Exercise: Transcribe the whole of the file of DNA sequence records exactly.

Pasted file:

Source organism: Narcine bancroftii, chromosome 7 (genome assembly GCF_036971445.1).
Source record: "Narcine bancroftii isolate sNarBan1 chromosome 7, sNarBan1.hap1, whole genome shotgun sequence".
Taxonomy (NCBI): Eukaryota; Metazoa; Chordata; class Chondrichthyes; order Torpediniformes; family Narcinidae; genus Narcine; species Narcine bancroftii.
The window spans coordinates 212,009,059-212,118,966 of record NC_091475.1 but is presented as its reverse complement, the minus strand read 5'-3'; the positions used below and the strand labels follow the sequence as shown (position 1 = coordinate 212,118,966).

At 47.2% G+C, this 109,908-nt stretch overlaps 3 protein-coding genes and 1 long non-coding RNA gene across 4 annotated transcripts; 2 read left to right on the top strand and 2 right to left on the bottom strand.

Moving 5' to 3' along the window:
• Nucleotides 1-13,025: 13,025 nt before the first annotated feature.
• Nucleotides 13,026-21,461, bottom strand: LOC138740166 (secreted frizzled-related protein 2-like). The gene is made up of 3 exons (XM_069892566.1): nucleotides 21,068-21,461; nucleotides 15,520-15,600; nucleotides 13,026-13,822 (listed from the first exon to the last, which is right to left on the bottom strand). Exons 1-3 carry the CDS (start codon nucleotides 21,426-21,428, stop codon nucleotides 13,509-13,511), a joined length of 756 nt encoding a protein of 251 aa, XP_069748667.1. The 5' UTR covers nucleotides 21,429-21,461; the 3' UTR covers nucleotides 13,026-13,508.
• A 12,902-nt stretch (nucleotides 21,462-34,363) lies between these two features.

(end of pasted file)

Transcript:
Source organism: Narcine bancroftii, chromosome 7 (genome assembly GCF_036971445.1).
Source record: "Narcine bancroftii isolate sNarBan1 chromosome 7, sNarBan1.hap1, whole genome shotgun sequence".
Taxonomy (NCBI): Eukaryota; Metazoa; Chordata; class Chondrichthyes; order Torpediniformes; family Narcinidae; genus Narcine; species Narcine bancroftii.
The window spans coordinates 212,009,059-212,118,966 of record NC_091475.1 but is presented as its reverse complement, the minus strand read 5'-3'; the positions used below and the strand labels follow the sequence as shown (position 1 = coordinate 212,118,966).

At 47.2% G+C, this 109,908-nt stretch overlaps 3 protein-coding genes and 1 long non-coding RNA gene across 4 annotated transcripts; 2 read left to right on the top strand and 2 right to left on the bottom strand.

Moving 5' to 3' along the window:
• Nucleotides 1-13,025: 13,025 nt before the first annotated feature.
• Nucleotides 13,026-21,461, bottom strand: LOC138740166 (secreted frizzled-related protein 2-like). The gene is made up of 3 exons (XM_069892566.1): nucleotides 21,068-21,461; nucleotides 15,520-15,600; nucleotides 13,026-13,822 (listed from the first exon to the last, which is right to left on the bottom strand). Exons 1-3 carry the CDS (start codon nucleotides 21,426-21,428, stop codon nucleotides 13,509-13,511), a joined length of 756 nt encoding a protein of 251 aa, XP_069748667.1. The 5' UTR covers nucleotides 21,429-21,461; the 3' UTR covers nucleotides 13,026-13,508.
• A 12,902-nt stretch (nucleotides 21,462-34,363) lies between these two features.